BlacKkKlansman (Spike Lee, 2018)
With a wonderfully-written story and a poignant social critique, Spike Lee finally gets the long overdue recognition from the Academy, while remaining true to his work.
Now this is what I call a masterpiece. I saw BlacKkKlansman when it first arrived at the movie theaters in town back in November, but I wanted to see it once more before writing about it. And let me tell you, watching it for the second time has only made my love for it stronger. The latest film from mastermind Spike Lee is an exemplary work of cinema that stands out in every single Oscar category for which it holds nominations -and even in those for which it did not score one, namely Best Actor or Best Cinematography-. If there should be one proclaimed winner, to me there isn't a shadow of a doubt that it should be BlacKkKlansman. Now, we all know that won't happen because we all know what the Academy likes and how it works. After all, it wasn't so long ago that Spike Lee himself declared a war against them, creating a controversy that resulted in multiple boycotts against the Oscars, including the infamous #OscarsSoWhite campaign. Also, let's not forget the fact that this is Lee's first directing nomination, which we can all agree is absolutely outrageous and proves just how mistaken the Academy can be. But putting that aside, I think it is marvelous that BlacKkKlansman is the film that has finally made the Academy give Lee the credit he so irrefutably deserves.
Spike Lee is, without a question, one of the greatest minds of filmmaking since the 1980s, creating truly amazing films, in which he not only stands out in terms of aesthetics, but he also manages to create powerful stories about the place of African Americans within -white- American society. His films depict African American culture in such innovative, critical ways, that BlacKkKlansman can only become another notch in Lee's vast legacy for the history of cinema. In this film, he, once again, displays a mastery in directing, which I consider places him above all the other nominees -specially over current Academy's favorite, Alfonso Cuarón-. This can only be reinforced by an equally masterful form of storytelling, giving birth to a story that is told with great wit and such a sharp social commentary that it creates a not so subtle critique of the structural racism that marks the past and present of a country like the United States. And this is, ultimately, why I would choose BlacKkKlansman over The Favourite as the motion picture of the year; because, even though they both display amazingly-crafted visuals, Spike Lee is the one to achieve a poignant critique of our times, all the while creating a cinematic masterpiece. Here I would like to acknowledge another aspect of the film that deserves plenty of praise: the score. The music composed for this film is absolutely stunning and captivating, and shows the ways in which the score can not only become part of the story, but also give life to it, making it more powerful than it already is, and allowing for an emotional experience in the viewer.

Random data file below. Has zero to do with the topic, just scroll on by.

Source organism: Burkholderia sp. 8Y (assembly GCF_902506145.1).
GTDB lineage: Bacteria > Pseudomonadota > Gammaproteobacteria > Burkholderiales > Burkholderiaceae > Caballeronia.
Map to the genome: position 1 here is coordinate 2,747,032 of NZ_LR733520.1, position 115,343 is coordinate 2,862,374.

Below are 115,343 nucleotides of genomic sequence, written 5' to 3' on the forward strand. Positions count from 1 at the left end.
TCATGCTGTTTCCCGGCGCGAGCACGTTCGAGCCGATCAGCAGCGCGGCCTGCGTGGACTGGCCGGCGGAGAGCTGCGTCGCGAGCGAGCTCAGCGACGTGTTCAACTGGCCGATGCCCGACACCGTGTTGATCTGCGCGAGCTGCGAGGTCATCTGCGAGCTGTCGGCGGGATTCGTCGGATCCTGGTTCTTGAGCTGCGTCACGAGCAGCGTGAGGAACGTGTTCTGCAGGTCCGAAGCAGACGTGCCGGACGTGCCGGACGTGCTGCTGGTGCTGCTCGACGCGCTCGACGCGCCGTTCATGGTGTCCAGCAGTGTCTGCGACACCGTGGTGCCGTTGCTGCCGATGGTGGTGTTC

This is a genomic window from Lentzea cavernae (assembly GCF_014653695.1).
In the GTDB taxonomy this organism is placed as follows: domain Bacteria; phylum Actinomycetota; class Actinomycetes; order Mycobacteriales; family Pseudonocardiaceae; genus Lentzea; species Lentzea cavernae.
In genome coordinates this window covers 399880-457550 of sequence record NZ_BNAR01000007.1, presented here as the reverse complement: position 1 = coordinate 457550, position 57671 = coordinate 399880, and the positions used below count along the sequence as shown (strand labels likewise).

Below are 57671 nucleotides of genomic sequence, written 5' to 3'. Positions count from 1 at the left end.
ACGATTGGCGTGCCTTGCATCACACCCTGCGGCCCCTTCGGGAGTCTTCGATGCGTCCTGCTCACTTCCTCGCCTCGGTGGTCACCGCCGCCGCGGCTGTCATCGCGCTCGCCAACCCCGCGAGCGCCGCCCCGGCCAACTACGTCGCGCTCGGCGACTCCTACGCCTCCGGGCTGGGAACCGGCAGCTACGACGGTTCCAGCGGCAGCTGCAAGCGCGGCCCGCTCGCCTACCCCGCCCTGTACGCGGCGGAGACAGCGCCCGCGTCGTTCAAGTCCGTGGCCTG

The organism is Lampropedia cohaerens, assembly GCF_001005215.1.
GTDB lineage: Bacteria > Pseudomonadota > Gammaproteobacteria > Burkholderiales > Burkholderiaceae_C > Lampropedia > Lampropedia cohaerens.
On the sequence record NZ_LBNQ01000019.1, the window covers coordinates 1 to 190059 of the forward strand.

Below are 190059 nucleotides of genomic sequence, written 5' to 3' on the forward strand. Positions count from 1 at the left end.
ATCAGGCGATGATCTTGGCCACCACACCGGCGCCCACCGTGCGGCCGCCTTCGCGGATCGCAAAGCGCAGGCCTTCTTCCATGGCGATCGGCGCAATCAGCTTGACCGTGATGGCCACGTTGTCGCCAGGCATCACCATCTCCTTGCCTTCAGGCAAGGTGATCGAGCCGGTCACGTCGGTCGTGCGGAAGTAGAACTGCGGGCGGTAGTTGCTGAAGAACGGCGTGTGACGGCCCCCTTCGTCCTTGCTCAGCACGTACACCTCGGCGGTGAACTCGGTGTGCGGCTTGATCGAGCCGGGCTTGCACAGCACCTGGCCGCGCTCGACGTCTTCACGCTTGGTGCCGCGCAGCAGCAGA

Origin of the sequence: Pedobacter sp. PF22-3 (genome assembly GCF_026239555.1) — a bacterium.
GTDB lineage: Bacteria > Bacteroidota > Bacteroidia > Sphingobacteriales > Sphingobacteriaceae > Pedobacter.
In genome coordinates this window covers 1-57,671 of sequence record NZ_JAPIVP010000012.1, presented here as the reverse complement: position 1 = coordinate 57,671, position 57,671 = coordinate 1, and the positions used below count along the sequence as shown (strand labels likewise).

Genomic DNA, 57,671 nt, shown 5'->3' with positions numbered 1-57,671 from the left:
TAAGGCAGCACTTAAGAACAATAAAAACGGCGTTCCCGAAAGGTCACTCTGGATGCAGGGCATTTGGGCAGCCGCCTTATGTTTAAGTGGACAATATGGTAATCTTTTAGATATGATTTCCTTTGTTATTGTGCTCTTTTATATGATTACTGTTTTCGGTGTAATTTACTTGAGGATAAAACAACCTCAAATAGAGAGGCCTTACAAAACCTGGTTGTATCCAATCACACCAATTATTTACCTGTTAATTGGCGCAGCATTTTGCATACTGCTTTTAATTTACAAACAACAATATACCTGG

As for the performances, the ensemble is quite something and John David Washington's grand debut is nothing short of his father's legacy. I see a promising career for him, one that I wish to keep on watching. However, the absolute best performance here -the best in the run for the Supporting Actor category and probably one of the best of the year- is Adam Driver's. I've said it before and I'll say it again: Driver is one of the best actors of our generation. I have known he had tremendous talent ever since I first watched him in Girls, where, throughout six seasons, he created a character that made us feel a wide range of emotions all at once, showing what acting with passion and commitment can achieve. He has continued to deliver superb performances with his roles in the big screen (i.e. Paterson or Logan Lucky) and this is all reflected, finally, in his role as Philip 'Flip' Zimmerman in BlacKkKlansman. Some of his lines -like when he talks about the difference between being jewish and feeling jewish-, as well as his chemistry with Washington, make for an amazing performance that marks the beginning of Driver as an Academy favorite. Given that Mahershala Ali has the Supporting Actor award under his belt, I think it's fair to say this isn't Adam Driver's year -at least as far as the Academy goes-, but I believe this is only the first of a lot of nominations -and awards- we can expect will come for him in the future.
It is safe to say this film touched me in a lot of ways. I did not only see it, I felt it. And that is the effect of great art. Spike Lee's latest film is a beautiful example of what cinema can achieve and express as a massive form of art. BlacKkKlansman is a powerful, gut-wrenching, wonderfully-crafted story that is definitely some of the best cinema you will be seeing in a while. And, above all, it is relevant. It's the film we needed to see back in the 1970s and the film we still need to see today. Thank you, Spike Lee, for a film with a soul.